Saturday, May 17, 2014

Earth's Interior

Earth's interior reveals itself from probing and prodding at the surface, by making inferences from the composition of meteorites, and by other indirect means.

Earth's core has been widely imagined and fantasized in fiction.

Science fiction stories like:
launch from the vast unknown that is Earth's interior into tales of adventure where characters encounter the unexpected.
"Is the Master out of his mind?' she asked me
I nodded.
'And he's taking you with him?'
I nodded again.
'Where?' she asked.
I pointed towards the center of the earth.
'Into the cellar?' exclaimed the old servant.
'No,' I said, 'farther down than that."
Jules Verne, Journey to the Center of the Earth
The Cutaway

Idealized depictions of a cutaway section of Earth's interior lure us to the false comfort that knowledge is set in stone. Knowledge of Earth's interior is a working model.

Knowledge is a working model because it is meant to undergo revisions as new information is discovered, analyzed, corroborated, and peer-reviewed.

For example, the hydrophilic mineral ringwoodite recently discovered from Earth's mantle, indicates there could be a vast subterranean water repository as large as the world's oceans (see Hydrous mantle, Nature). With evidence to corroborate this discovery, our working model might eventually undergo revision.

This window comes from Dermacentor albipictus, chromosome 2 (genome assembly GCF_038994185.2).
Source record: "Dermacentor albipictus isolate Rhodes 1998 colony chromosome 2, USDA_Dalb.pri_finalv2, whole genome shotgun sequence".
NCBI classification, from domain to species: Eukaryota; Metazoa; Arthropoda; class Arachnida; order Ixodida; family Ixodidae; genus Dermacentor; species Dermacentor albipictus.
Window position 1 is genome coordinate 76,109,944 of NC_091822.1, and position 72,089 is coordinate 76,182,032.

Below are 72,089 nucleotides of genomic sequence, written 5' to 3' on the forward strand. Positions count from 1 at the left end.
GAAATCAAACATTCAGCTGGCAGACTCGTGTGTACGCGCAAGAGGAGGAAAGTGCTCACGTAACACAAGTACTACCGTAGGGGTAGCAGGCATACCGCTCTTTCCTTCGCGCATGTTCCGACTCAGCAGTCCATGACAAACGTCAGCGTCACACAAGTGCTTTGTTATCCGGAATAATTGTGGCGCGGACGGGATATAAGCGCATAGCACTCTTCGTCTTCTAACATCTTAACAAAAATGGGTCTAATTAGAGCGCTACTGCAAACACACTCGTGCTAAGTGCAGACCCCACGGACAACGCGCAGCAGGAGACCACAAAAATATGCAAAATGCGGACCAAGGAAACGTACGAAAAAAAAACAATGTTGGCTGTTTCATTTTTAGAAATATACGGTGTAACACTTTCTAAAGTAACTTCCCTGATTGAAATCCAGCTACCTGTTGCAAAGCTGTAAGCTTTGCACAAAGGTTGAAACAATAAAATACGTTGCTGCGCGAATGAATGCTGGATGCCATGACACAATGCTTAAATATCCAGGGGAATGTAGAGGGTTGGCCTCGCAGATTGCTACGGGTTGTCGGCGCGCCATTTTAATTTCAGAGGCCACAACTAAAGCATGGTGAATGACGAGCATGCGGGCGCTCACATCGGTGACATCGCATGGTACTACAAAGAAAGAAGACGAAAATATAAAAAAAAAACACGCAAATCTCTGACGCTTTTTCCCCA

"Science, my lad, is made up of mistakes, but they are mistakes which it is useful to make, because they lead little by little to the truth."
Jules Verne, Journey to the Center of the Earth
What We Know

We know what we know about Earth's interior from various direct and indirect sources, including:
  • Rocks - By examining rocks erupted from great depths via volcanoes, we make inferences about the composition of Earth's mantle.
  • Meteorites - From the composition of meteorites that have struck Earth we make inferences about the composition of its interior. If we assume that meteorites originated from protoplanets that underwent a similar genesis to Earth, we make deductions about the composition of Earth's core and lithosphere. Stony meteorites are believed to be similar to Earth's lithosphere, while meteorites composed of iron and nickel are believed to be similar to Earth's core.
  • Seismology - Analyzing earthquake-generated waves, the mechanical disturbances that travel great depths into the interior, we make inferences about Earth's interior structure from changes in velocity of p-waves and s-waves.

"This lucid explanation of the phenomena we had witnessed appeared to me quite satisfactory. However great and mighty the marvels of nature may seem to us, they are always to be explained by physical reasons. Everything is subordinate to some great law of nature."
Jules Verne, Journey to the Center of the Earth